Crowning glory

This series of ceramic and bronze sculptures pays homage to African women’s hairstyles.

On show at the V&A Waterfront in Cape Town until 2 February 2023, ceramicist Zizipho Poswa's solo exhibition uBuhle boKhokho (The Beauty of our Ancestors) explores the allure, strength and resilience of African women. This, Poswa’s second solo exhibition at the Southern Guild gallery, fills the entire gallery space and encourages visitors to walk from piece to piece.

Poswa, co-founder of Imiso Ceramics, was the designer behind one of the nominees for Design Indaba’s Most Beautiful Object in South Africa in 2020. Her ceramic sculpture ‘Zenande’ formed part of the earlier Magodi series, which was inspired by traditional African hairstyles and titled after the Shona word for the topic. uBuhle boKhokho expands on the Magodi series, examining the artist’s own identity as a Xhosa woman and exploring the relationship between blackness and hair.

This new series of ceramic and bronze sculptures draws inspiration from the elaborate art of hairstyling practised by black women across the African continent and diaspora. As part of her creative reflection, Poswa created and wore twelve different hairstyles over a period of five months, photographing each one to document the process. The photographs, which feature in the exhibition, informed a series of twenty colossal sculptures that represent historic and contemporary hairstyles worn by women throughout Africa – Poswa references, among others, the complex crested arrangements worn by Fulani women from West Africa and the fan-shaped headpieces of the Zande of Central Africa.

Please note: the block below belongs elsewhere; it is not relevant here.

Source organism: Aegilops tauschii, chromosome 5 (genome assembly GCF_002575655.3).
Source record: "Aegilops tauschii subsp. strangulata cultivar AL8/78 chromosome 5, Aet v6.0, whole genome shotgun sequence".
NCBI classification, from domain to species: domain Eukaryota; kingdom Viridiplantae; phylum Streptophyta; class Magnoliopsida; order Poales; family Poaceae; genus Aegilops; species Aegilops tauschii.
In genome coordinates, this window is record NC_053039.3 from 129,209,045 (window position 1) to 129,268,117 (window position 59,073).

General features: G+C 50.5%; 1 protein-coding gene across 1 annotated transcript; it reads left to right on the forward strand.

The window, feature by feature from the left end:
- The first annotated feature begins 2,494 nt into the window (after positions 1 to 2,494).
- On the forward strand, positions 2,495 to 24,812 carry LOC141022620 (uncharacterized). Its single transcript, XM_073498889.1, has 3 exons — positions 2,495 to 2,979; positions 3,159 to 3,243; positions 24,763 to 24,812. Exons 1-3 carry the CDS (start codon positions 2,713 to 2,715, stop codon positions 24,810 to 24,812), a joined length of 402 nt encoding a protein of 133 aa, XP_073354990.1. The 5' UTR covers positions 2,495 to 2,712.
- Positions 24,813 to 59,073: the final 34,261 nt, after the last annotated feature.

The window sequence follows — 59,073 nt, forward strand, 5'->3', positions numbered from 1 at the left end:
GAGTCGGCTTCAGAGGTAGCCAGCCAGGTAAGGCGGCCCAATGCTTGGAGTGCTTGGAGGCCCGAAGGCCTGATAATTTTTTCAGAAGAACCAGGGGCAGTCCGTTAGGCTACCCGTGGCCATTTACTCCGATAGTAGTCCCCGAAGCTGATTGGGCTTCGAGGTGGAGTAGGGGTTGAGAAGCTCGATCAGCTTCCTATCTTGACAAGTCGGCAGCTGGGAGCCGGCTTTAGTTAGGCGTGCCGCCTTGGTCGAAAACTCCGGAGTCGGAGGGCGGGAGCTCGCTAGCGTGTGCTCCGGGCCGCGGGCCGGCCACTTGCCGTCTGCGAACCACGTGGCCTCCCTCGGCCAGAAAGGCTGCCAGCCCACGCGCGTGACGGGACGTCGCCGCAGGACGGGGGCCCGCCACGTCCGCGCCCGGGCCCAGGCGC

Measuring up to two metres high, the sculptures — described as ‘straddling figuration and abstraction’ — reflect both the hairstyles themselves and the women they crown. The artist laboriously constructed each one in the same way that the hairstyles would be crafted on real hair, echoing an ancient traditional art form and lineage of artistry. To further connect the personal and the historic, ‘situating herself in a vast and ever-expanding network of black women who continue to self-define and affirm their own standards of beauty’, Poswa named some of the sculptures after women in her life.

Poswa’s own reflection on hair and black identity echoes the work of many African artists who have explored the character of black hair, including Nigerian photographer JD ’Okhai Ojeikere and London-based artist and hairstylist Joy Matashi.

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Photographs: Zizipho Poswa and Southern Guild Gallery.